If all top seeds had won last weekend, Boston College would have a tough semifinals date with the Maine Black Bears tonight. A funny thing happened on the way to the TD Garden, however: The #2 seed UMass-Lowell River Hawks lost to #7 seed Providence in the quarterfinals, meaning the Eagles draw the Friars. This is particularly good news as BC is just two wins away from defending its Hockey East crown.
In the playoffs, one does not want to take any opponent lightly, and the fact that Providence made it to this game suggests that they had to have played much better than when BC last saw them, but it is still a fortunate turn of events.
One part of why is that the Eagles haven’t lost to the Friars in a long time. Boston College has won eleven games in a row against Providence, and thanks to a 13-0-2 record have not last any of their last fifteen meetings. In case you’re wondering how long it’s been since the Friars beat BC, it’s been a little over four years.
Another part is how hot Boston College has been in general. The Eagles ride into this Hockey East semifinal on a thirteen-game win streak, as they have not lost in almost two months since getting swept at Maine. Providence accounted for two of those 13 wins, with the Eagles shutting them out 3-0 and 7-0 over their weekend home-and-home series in late February.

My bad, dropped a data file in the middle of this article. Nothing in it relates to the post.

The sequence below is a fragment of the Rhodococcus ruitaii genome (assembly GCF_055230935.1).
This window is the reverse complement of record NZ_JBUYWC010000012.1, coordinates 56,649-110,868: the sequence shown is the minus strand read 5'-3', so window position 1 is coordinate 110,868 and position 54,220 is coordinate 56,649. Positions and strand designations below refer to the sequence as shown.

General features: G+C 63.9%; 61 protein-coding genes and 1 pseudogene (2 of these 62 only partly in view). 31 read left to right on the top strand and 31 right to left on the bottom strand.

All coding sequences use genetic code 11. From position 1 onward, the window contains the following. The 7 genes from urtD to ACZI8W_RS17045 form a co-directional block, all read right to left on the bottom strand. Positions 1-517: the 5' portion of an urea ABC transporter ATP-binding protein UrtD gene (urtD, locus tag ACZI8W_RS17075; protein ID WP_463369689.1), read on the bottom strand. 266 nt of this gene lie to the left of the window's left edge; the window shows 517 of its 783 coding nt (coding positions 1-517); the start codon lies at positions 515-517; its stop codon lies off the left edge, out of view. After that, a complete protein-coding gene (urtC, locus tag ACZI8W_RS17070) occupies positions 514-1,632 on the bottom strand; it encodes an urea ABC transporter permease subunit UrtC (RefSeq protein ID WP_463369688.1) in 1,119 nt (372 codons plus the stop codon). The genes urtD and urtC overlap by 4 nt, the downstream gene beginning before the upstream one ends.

As a matter of fact, if Boston College wins tonight for their fourteenth victory in a row, it would be the longest winning streak Jerry York has had as the Eagles’ coach.
For some insight into why BC is doing so well lately, start with the goalie, Parker Milner. He has been in-net for all thirteen of BC’s consecutive wins and has done an exceptional job. This team-wide hot streak has also given rise to a personal hot streak for Milner, who has improved his numbers to the point where he’s got the fifth-best GAA in Division I college hockey at 1.8396. His save percentage is also quite good, sitting at .928 — tied for eighth-best in the nation and only a few ticks behind UML’s Doug Carr for best in Hockey East.
It’s not just goaltending, though: #1 Boston College has also established itself as an offensive threat. BC’s scoring is tied for fifth-best in college hockey with 3.50 goals per game, and there’s a long list of characters responsible: Chris Kreider, Bill Arnold, John Gaudreau, Paul Carey, Barry Almeida, so on and so forth.
As for Providence, the numbers on either front aren’t very settling (from their perspective, that is). The Friars average about 2.5 goals per game, but they give up 3.2. Goalie Alex Beaudry allows approximately three goals per game, a far cry from Milner’s sub-2 GAA. Furthermore, his save percentage is at .896, which is well down the list nationally and third from the bottom in Hockey East.
One could approach this game by saying “be careful what you wish for” in drawing Providence, since there are no guarantees in playoff hockey, but BC fans should feel good about the matchup given BC’s recent overall dominance and their particular dominance over the Friars for the last four years. It’s always possible to lose, but while we fans might take the Friars lightly, Jerry York and his boys will not.
The puck drops at approximately 5pm Eastern; it will be carried on NESN locally and NBC Sports Network nationally.